Photographs by Julie Bidwell
Mark Rosenberg is one of a handful of commodity trading advisors (CTAs) who has been around and successful since wider availability of computers made diversified systematic trend-following possible. But he is more than that. From the start he looked at diversification in a different way and sought to combine divergent strategies that took advantage of irrational markets with convergent strategies that performed well in more rational periods.
He launched his CTA in 1983 and added convergent hedge fund strategies in 1986. That combination has produced consistent returns over 25 years, with only two losing years. In 2001 Rosenberg sold a majority stake in his firm, RXR, to State Street Global Advisors and formed SSARIS Advisors. The move allowed Rosenberg to offer additional fund of fund products and focus on improving his strategies while creating a larger money management firm with the resources of a global bank.
Futures Magazine: Mark, tell us how you first got interested in trading.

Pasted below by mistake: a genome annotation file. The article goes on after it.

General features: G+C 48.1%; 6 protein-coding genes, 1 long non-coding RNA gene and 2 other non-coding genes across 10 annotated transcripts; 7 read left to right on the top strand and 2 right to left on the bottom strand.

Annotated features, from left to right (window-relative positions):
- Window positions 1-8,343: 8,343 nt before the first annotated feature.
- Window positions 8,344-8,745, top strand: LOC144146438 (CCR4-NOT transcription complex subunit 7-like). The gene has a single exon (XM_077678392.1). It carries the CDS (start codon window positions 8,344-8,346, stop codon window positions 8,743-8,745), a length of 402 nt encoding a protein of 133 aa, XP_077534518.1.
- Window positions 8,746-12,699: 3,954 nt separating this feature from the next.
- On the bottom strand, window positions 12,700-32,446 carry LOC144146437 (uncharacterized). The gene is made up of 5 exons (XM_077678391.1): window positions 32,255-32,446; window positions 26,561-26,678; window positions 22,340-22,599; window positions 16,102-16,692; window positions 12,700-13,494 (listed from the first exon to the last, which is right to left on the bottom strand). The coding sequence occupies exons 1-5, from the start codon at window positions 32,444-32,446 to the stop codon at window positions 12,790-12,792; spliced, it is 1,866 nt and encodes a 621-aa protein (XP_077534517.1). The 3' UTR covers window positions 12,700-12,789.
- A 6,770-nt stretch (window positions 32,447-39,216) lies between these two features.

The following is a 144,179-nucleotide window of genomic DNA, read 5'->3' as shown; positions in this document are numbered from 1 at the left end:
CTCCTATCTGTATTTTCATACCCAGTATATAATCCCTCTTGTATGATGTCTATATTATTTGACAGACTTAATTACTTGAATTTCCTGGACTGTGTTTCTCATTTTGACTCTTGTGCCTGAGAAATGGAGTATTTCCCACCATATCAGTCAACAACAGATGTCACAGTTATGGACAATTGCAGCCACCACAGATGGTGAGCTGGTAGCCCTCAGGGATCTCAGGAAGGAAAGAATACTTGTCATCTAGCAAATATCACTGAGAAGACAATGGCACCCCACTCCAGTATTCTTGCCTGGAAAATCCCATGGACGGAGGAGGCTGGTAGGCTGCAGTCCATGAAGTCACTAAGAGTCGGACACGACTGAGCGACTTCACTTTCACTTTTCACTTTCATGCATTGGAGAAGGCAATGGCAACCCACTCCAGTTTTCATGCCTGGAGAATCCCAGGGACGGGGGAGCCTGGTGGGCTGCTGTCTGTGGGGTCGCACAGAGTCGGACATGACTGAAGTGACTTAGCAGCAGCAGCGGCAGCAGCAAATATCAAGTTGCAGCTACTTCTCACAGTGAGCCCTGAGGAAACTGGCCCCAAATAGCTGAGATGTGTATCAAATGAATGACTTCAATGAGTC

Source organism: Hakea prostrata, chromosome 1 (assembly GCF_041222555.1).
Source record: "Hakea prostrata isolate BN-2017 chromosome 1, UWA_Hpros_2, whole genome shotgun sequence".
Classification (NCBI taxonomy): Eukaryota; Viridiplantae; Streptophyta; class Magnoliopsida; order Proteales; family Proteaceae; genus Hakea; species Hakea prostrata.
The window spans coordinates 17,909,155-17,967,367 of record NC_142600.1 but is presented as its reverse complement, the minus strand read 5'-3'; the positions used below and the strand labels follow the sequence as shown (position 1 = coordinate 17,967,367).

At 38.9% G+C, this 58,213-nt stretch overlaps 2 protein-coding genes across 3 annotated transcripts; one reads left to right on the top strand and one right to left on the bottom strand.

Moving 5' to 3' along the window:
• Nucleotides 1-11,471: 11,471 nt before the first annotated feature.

Mark Rosenberg: My Dad introduced me to markets when I was 11 years old, and at 12 years old I announced to the family that I was going to trade until I am 95, and I am well on my way. I was a runner on the floor of the New York Mercantile Exchange (NYMEX) and New York Stock Exchange (NYSE). I came to Wall Street in 1968 and even though I had a deep desire to develop this type of divergent program I was unable due to the lack of computers. It was only by 1972 that I had access to what was a Univac computer, and from that I was able to do the computing that was necessary. Then I went to work for a boutique firm and traded proprietary trading capital for the firm based on these programs in the early 1970s, and went to Merrill Lynch in 1974 and traded client money and proprietary money there until I started my own firm in 1983.
FM: Did you take a standard approach to trend-following or was there something unique about your system from the others of that day?
MR: When I wrote my first algorithms in the early ’70s there was no standard approach. There were other [trend followers] but I didn’t know who they were. We all had access to the first computers, which gave us the ability to do these things. I had some unique elements to [my system], the only reason I can say that is because these algorithms are still in use today. They are approaching 40 years old and they have proven themselves in every different economic environment so I believe we must have some unique elements to our programs. We have, of course, had some evolutionary changes but we have not beaten the original algorithms. We have improved in market selection and other [areas] but the original algorithms are still operating.